Giving Thanks to an Ungrateful God


Perhaps you find the title alarming. I must confess, I purposefully chose the title to engage the mind and heart to truly ponder the texts, which I believe lead to the implied conclusion. At first glance, it may seem intended to strike against God by labeling him as ungrateful, but after careful consideration my hope is that we might understand that God’s being ungrateful is the best news in all the world for us. It means he has no need which can be met because he has no need. He has no desires unfulfilled by his own power. Webster’s dictionary defines grateful as “appreciative of benefits received.” This definition doesn’t seem to sync with the attributes of God found in Scripture. If he could offer thanks to anyone for anything, he would cease to be the God from whom all blessings flow. Thankfully, all thanks goes to him.

Meditate upon Acts 17:22–28

I. God is Self-Sufficient

In this passage, Paul is addressing a crowd in the Areopagus, which was a high court of appeals for civil and criminal cases. He looks out and says to the men of Athens, “this unknown God (possibly referring to an altar to the twelve god’s at Athens) you worship is not the one true God who created all things, who doesn’t dwell in temples made by man and who is not served by human hands.” I’ll pose another thought provoking question. Can you really serve God? The answer is yes and no. You can serve God by being dependent on, delighting in, and following Christ through acts of obedience. But, surely we do not think that we are the answer to God’s problems. That is blasphemy. He is not served by human hands as if he needed anything; as a matter of fact, it is from him that life, breath, and everything come.

Meditate upon Mark 10:43–45

II. The Servant Savior

James and John approach Jesus and basically say, Lord we want you to grant whatever we ask of you. Jesus entertains the question and they request that they be allowed to sit on his left and right in glory. Christ responds by speaking the truth of servanthood and giving a perplexing statement: “Whoever would be first must be servant of all, for even the Son of Man came not to be served but to serve and give his life as a ransom for many.”

Christ did not come to be served but rather to serve. He did not come to recruit others to do the work of the kingdom, but to do the work of the Kingdom which God ordained humanity to play a part. It might be likened to a play with plots, scenes, and actors. The play has a cast with parts; however, the story has an author and it is the author who gets credit. God has a part for us to play, but he doesn’t need us; instead, he has chosen us. The point is that the Gospel eliminates any service we might try to offer to God in vain attempts to earn favor or find merit in his eyes. Jesus didn’t come to be served that we might find our way to God by service. Jesus came to die on a cross so that the way to God might be paved through his servant-like sacrifice. Then, as we follow him, we serve in utter dependence.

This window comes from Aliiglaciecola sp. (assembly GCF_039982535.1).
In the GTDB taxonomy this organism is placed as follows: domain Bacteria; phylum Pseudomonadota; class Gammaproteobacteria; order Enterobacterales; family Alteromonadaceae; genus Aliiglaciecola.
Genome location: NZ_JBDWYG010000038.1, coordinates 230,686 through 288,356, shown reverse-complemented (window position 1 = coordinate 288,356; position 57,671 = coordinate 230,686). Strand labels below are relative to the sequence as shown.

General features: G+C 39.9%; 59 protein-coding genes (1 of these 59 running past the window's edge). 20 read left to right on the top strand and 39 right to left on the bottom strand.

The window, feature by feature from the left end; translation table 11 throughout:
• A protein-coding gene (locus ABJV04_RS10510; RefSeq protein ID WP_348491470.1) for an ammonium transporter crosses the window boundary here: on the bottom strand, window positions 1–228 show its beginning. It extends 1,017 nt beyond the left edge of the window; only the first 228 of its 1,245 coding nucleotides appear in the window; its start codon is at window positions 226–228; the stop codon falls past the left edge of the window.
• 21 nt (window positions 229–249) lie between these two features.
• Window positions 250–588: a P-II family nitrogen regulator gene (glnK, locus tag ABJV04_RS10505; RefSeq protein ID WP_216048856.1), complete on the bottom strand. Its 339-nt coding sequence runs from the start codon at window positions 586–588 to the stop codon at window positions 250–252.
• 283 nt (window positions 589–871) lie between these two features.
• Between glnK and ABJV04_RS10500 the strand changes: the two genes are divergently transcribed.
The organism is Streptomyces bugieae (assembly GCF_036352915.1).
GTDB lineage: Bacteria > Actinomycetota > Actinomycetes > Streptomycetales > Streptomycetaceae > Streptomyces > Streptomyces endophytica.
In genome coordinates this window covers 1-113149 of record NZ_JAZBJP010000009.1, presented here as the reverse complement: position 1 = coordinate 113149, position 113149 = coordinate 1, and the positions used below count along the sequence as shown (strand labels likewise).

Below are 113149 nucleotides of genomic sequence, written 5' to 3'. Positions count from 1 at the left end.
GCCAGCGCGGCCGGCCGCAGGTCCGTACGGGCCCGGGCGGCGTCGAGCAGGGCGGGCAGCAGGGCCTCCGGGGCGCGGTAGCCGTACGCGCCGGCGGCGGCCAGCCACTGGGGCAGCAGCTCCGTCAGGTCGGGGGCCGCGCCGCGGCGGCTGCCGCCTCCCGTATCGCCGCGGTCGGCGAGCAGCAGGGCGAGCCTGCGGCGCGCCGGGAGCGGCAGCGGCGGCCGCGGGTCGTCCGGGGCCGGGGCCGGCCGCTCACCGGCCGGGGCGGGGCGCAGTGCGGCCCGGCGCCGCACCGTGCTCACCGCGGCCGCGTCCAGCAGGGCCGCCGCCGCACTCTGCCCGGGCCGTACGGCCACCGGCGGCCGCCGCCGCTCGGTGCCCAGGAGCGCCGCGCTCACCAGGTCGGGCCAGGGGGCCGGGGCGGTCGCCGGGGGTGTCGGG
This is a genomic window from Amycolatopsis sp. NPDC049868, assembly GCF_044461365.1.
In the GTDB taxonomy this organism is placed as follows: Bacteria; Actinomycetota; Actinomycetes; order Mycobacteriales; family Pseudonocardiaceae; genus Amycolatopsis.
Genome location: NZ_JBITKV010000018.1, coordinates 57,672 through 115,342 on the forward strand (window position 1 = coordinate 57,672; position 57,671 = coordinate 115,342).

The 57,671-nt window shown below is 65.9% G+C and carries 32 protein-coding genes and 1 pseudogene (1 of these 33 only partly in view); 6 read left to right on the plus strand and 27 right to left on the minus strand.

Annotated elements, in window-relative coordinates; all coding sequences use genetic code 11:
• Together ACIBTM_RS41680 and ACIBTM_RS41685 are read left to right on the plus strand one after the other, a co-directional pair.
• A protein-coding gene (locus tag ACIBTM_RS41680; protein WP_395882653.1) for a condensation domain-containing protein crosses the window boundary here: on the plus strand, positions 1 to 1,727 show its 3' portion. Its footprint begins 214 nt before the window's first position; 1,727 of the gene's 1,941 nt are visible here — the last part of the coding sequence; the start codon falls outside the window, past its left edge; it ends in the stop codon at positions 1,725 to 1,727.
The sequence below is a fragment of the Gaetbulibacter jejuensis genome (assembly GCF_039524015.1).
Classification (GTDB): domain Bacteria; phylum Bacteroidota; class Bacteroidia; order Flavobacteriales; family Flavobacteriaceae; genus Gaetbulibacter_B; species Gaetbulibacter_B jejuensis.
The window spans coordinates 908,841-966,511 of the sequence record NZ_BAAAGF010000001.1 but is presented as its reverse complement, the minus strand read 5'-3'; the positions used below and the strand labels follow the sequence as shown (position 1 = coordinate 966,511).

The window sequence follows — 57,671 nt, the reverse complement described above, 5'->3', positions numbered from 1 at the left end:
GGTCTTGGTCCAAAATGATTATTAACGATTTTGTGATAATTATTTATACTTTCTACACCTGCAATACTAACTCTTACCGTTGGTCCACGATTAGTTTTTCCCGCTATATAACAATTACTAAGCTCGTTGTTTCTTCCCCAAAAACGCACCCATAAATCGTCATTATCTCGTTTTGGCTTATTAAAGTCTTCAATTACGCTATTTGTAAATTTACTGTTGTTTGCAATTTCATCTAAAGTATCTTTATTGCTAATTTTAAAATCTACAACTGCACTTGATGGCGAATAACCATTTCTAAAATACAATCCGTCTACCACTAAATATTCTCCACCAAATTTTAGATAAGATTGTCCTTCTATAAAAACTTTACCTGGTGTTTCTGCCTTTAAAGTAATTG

Meditate upon 2 Corinthians 9:6–15

III. The Sovereign Supplier

Paul was writing to motivate the Corinthians to give generously by using the Macedonians as an example. The Macedonians had experienced poverty and affliction yet still overflowed in joy by the grace of God. Therefore, they begged for the chance to give more, despite their difficulties (2 Cor 8:1–2). The passage emphasizes God as the focus of thanksgiving since he is the source from which all giving flows. Notice the phrases that indicate God is behind the supplying of every need and even every desire to give.

A. God is the supplier of grace and material goods (2 Corinthians 9: 8–11)

B. Service to others is connected to thanksgiving to God ( 2 Corinthians 9:12)

C. The ultimate end of thanks is the Gospel and the inexpressible gift of Christ (2 Corinthians 9:13–15)

This passage reveals the radically God-centered, grace-enabled, and Gospel-saturated nature of thanks. God’s sovereign hand can be seen providing the means of service, the desire to serve, and the ultimate aim of all service. Above all, we see the provision of Christ as the inexpressible gift. The title may still give you pause. However, as one of my favorite authors/musicians (Michael Card) often says, “if I’ve been able to get you to read and think about Scripture, then we both win whether you agree or not.” God is the self-sufficient, servant Savior, and sovereign supplier. Let us therefore give thanks to an ungrateful God!

Chris Dunn
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